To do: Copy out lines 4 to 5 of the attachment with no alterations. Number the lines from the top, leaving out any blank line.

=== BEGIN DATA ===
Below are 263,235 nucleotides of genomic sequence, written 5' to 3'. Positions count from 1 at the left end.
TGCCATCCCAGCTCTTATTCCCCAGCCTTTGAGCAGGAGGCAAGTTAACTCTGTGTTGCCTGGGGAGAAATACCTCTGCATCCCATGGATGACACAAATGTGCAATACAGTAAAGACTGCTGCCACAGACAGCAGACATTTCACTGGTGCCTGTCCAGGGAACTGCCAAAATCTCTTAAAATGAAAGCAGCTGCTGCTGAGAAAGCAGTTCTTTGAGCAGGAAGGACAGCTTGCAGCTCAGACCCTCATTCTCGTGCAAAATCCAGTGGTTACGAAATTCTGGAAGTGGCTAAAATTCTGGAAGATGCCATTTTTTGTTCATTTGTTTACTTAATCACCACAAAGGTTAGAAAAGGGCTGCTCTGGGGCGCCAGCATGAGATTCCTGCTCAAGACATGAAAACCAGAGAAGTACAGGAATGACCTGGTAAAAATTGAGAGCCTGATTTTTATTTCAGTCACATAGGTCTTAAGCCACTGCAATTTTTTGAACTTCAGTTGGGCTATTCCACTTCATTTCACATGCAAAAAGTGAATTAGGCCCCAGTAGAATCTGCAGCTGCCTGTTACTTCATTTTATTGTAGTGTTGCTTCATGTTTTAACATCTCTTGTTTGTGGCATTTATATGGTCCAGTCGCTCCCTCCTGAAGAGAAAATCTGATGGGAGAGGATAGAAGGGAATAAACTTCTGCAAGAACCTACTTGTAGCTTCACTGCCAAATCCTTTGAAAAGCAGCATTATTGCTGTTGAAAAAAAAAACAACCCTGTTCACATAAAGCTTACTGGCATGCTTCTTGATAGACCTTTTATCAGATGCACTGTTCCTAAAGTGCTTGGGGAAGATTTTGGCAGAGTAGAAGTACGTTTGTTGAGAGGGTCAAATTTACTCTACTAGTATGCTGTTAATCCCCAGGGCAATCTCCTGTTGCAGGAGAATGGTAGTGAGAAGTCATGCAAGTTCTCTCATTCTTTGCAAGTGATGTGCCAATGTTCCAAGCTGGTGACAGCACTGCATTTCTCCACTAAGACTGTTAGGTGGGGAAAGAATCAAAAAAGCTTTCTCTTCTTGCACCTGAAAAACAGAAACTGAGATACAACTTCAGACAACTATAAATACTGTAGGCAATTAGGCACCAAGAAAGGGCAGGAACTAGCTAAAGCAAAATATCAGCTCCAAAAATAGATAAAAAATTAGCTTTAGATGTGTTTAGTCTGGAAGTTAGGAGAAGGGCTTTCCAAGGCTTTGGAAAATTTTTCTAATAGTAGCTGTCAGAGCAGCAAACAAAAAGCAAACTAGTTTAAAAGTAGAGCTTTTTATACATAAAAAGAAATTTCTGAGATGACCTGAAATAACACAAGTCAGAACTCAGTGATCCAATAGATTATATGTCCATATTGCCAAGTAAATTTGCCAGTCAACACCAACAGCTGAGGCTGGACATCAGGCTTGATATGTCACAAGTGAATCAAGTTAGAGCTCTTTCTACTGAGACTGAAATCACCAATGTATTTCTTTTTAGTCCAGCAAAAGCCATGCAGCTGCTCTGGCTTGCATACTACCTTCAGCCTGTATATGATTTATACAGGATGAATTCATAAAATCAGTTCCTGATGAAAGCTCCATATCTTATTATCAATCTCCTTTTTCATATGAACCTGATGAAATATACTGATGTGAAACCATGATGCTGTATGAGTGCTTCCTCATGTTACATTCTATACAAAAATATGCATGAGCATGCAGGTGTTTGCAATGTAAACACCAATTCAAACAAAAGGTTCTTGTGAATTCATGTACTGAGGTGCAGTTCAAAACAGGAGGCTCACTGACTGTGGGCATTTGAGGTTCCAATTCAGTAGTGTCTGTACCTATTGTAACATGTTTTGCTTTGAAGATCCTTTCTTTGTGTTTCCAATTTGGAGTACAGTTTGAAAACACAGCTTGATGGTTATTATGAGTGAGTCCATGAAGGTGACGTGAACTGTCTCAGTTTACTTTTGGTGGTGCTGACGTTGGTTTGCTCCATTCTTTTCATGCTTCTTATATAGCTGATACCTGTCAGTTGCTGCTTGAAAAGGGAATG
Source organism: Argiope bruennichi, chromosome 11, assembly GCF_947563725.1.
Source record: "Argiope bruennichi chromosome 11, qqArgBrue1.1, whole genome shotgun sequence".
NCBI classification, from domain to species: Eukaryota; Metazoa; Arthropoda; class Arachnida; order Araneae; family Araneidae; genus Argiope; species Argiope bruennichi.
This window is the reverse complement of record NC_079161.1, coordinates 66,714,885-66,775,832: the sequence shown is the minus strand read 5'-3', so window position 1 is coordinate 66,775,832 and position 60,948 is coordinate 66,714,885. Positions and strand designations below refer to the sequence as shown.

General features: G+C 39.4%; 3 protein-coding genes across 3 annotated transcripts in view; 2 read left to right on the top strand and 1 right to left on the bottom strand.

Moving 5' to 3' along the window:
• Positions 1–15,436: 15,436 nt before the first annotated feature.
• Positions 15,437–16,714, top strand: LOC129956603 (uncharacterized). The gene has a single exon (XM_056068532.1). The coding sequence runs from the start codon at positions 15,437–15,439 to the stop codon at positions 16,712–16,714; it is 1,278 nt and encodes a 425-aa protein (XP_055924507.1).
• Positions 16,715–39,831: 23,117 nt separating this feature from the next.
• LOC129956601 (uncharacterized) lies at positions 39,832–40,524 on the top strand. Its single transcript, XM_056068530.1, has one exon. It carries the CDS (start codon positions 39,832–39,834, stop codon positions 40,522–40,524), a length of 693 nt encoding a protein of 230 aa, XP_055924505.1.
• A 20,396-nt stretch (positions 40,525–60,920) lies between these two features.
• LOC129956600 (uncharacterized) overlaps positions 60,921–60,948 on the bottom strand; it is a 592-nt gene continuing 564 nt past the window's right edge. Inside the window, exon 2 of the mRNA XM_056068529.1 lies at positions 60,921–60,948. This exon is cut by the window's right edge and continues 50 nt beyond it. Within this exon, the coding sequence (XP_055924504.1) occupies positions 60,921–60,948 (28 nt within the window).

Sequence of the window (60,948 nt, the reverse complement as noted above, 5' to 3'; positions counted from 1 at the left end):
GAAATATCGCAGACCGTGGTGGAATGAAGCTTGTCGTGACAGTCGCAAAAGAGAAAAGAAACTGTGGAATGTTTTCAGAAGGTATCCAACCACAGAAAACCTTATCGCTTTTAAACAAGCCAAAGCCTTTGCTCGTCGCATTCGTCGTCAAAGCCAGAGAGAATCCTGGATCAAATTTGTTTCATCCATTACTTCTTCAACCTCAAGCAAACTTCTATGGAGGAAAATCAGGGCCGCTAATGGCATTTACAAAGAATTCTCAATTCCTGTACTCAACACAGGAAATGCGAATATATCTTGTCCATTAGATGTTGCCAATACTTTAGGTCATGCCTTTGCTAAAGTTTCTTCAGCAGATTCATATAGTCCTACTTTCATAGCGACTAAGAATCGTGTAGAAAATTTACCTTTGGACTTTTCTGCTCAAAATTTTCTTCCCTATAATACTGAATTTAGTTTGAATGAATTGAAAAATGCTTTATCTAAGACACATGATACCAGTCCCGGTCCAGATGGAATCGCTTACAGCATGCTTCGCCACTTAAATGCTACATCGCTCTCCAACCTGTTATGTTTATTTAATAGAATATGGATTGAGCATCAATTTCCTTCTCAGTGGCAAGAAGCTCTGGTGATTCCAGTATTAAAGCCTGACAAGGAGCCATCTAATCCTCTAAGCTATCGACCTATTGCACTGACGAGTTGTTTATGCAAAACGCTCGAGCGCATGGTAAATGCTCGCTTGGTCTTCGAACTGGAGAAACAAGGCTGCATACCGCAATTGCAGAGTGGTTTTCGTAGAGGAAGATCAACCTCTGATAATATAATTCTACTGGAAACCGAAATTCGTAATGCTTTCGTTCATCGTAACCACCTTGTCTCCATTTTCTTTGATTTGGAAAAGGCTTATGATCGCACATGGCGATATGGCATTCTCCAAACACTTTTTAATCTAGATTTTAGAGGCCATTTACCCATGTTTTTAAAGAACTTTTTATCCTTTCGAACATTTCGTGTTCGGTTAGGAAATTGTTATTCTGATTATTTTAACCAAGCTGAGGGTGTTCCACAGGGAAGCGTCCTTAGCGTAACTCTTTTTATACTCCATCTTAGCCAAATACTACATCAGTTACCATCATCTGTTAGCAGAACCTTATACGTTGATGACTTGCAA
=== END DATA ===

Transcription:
Source record: "Argiope bruennichi chromosome 11, qqArgBrue1.1, whole genome shotgun sequence".
NCBI classification, from domain to species: Eukaryota; Metazoa; Arthropoda; class Arachnida; order Araneae; family Araneidae; genus Argiope; species Argiope bruennichi.